Monday, 6 June 2016

Lera Lynn - The Bodega Bar, Nottingham. Sunday 5th June 2016

Her set started with Lera requesting a glass of whiskey from the bar and ended an hour and half later when the sumptuous song of the same name was sandwiched into a trio of encore numbers. However the only intoxicating experience in Nottingham’s Bodega Bar was an audience absolutely besotted by her sultry enigmatic style of dark and moody Americana. Countless highs have emerged during Lera Lynn’s rise up the ranks and on the evidence of this evening’s performance her new album is set to maintain the momentum. This latest UK trip has had the benefit of national TV exposure via a performance on Jools Holland’s BBC Later show and shortly Lera will embark on some big venue support slots with Ben Folds. Yet this gig was best insight that you can get of Lera and her super band.

A highly respectable Sunday night gathering packed this city centre venue and didn’t have to wait long to open their senses to the main event after London-based singer-guitarist George Cosby had opened the show with a short set of atmospheric songs. Maybe a slight adjustment was needed to the volume of sound spilling out of the stage speakers, but right from the start Lera’s band hit the optimum button. Led by Joshua Grange on baritone guitar and ably assisted by bassist Robby Handley and drummer Tom Perkinson, the guys proved the ideal foil for Lera’s sophisticated songs which possessed a powerful edge. The subsequent ninety minutes rolled out to be a sublime showcase of her new album RESISTOR beautifully punctuated by several older tracks including the inevitable ones from her True Detective involvement.

There is a Southern gothic tinge to the music of Lera Lynn and the shadier side to her onstage persona closely resembles the intense Northern indie of Sharon Van Etten. Lera also oozes with artistic class and you feel she can adapt to any genre on the left field spectrum as witnessed by an inbuilt alt-country sound. While some of her older material leans this way, RESISTOR has a subtle rock stamp all over it and reveals hidden nuances with each listen, especially prevalent in this live setting.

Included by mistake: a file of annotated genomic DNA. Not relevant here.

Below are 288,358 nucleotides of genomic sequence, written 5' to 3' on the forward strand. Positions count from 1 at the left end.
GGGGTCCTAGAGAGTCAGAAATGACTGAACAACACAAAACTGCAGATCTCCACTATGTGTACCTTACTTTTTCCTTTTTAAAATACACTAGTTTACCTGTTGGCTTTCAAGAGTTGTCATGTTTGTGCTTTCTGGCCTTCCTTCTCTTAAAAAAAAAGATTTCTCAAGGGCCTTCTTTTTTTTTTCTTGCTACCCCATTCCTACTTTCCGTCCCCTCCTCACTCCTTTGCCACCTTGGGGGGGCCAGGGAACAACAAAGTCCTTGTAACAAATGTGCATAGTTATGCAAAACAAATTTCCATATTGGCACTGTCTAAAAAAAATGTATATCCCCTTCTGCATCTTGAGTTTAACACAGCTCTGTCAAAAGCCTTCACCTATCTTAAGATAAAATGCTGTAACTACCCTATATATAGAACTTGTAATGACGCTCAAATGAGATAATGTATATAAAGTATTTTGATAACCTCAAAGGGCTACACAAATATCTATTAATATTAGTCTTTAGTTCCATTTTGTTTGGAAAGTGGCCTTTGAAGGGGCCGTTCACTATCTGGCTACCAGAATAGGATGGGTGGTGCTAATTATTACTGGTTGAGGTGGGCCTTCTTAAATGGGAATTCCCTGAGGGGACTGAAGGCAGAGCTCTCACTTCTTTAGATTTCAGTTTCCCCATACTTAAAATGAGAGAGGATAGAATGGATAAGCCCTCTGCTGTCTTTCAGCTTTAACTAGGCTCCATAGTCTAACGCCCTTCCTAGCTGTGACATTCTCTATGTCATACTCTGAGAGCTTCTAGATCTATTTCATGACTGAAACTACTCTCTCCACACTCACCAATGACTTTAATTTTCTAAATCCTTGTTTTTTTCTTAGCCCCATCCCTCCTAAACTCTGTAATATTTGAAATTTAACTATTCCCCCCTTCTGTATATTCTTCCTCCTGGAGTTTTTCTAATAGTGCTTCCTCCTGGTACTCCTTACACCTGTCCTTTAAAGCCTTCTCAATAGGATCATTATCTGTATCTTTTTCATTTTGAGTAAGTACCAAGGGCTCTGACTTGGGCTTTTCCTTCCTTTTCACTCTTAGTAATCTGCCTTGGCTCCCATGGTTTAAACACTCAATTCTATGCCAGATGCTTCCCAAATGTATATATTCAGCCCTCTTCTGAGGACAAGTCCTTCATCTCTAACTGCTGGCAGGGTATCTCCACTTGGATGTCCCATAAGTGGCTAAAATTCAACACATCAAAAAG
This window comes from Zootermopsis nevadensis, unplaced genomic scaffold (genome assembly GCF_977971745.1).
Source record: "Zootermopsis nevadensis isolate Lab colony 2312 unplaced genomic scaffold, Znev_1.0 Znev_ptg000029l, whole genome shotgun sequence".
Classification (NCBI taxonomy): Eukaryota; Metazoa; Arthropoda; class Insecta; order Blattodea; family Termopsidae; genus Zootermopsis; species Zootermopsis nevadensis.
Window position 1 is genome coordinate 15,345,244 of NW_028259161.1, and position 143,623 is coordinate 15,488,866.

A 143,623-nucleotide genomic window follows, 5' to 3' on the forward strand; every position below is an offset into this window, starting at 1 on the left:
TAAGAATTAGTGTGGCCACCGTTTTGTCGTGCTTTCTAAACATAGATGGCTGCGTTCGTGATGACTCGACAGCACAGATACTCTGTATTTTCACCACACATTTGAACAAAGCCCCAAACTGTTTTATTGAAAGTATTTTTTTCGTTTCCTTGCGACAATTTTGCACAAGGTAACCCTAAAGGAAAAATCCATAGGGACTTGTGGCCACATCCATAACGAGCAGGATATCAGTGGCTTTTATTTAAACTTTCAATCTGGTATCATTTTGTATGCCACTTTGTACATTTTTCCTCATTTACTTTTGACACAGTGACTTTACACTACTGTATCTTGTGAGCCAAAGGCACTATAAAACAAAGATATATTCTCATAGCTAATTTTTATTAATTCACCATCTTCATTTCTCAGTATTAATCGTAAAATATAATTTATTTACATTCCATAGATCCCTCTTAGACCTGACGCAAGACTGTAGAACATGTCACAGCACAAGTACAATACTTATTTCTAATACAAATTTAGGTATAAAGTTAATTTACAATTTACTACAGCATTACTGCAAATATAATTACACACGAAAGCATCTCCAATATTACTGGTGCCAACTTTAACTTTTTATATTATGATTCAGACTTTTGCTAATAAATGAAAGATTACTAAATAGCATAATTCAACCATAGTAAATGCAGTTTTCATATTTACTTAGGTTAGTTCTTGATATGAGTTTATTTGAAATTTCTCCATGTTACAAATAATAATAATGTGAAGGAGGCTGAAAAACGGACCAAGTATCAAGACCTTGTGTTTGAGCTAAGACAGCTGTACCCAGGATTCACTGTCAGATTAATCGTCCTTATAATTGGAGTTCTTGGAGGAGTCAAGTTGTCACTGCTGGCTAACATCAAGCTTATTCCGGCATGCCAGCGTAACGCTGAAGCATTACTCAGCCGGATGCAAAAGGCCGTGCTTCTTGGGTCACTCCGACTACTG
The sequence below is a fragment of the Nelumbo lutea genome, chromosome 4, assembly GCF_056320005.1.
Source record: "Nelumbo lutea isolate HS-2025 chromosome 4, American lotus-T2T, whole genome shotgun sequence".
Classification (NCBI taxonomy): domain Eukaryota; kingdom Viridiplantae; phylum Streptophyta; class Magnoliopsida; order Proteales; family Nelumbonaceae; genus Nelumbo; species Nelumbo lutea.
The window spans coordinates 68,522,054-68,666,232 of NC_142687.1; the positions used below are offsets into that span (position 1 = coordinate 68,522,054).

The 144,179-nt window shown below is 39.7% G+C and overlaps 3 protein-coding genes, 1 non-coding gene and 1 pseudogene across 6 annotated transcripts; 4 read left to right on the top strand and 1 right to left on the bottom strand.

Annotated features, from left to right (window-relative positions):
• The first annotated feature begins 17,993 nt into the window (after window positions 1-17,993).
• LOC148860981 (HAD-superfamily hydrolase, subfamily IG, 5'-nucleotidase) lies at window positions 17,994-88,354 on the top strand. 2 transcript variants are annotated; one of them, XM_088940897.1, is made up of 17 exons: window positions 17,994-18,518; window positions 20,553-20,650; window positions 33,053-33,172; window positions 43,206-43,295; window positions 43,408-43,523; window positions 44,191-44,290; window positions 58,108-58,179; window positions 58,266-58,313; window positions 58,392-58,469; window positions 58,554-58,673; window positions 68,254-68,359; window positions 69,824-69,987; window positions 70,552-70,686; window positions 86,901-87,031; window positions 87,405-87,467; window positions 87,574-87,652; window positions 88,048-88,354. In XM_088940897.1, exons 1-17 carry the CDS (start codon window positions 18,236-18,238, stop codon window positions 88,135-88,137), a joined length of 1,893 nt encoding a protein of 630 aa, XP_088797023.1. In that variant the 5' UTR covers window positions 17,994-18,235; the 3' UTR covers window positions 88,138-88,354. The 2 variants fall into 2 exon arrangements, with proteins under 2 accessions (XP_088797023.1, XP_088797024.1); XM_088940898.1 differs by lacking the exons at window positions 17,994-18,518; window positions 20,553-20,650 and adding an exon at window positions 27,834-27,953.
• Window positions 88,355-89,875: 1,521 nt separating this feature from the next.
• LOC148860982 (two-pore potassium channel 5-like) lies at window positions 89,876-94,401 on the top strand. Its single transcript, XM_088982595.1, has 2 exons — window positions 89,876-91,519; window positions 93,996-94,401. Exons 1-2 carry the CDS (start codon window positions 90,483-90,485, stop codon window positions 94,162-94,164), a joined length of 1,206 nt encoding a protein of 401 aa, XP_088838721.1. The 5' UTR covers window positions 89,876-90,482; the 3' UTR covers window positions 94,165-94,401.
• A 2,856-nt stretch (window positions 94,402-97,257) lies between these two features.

The three key tracks from the album to move me this evening were the punchy ‘Shape Shifter’, the awesome ‘For the Last Time’ and the engaging ‘Little Ruby’. Just to demonstrate that Lera is a great interpreter of songs as well as an impressive originator of them, she guided the band through a very individualistic version of Springsteen’s ‘Fire’ and the immortalised ‘Ring of Fire’. The latter had a previous life as one of Lera’s singles and was the cream of the encore which skilfully brought the sound down from the main set mayhem mixture of cultured and frenzied electric guitar.

Chat from the stage was rare as Lera adjusted to the impeccable and restrained politeness of your usual UK audience for this brand of sophisticated music. You get the vibes of intense listening and eventually the artist comes round to respect this. Either way it was appropriate and fruitful for the music to do the talking, but Lera did mention the US TV show which helped raise her profile and played ‘My Least Favourite Life’ and ‘A Church in Ruins’ from this angle of her recording career.

Lera Lynn has been in the spotlight now for around half a decade since the release of her debut album and is an artist ready to spiral into the listening domain of a wider audience. However you get the impression that this will be done on her terms and creative whim. To those hooked in, her music will continue to mesmerise and future independent free thinkers are out there to succumb to the sound. This show needed little alcohol to create a heady presence and eased up the rankings of a packed gig year. 

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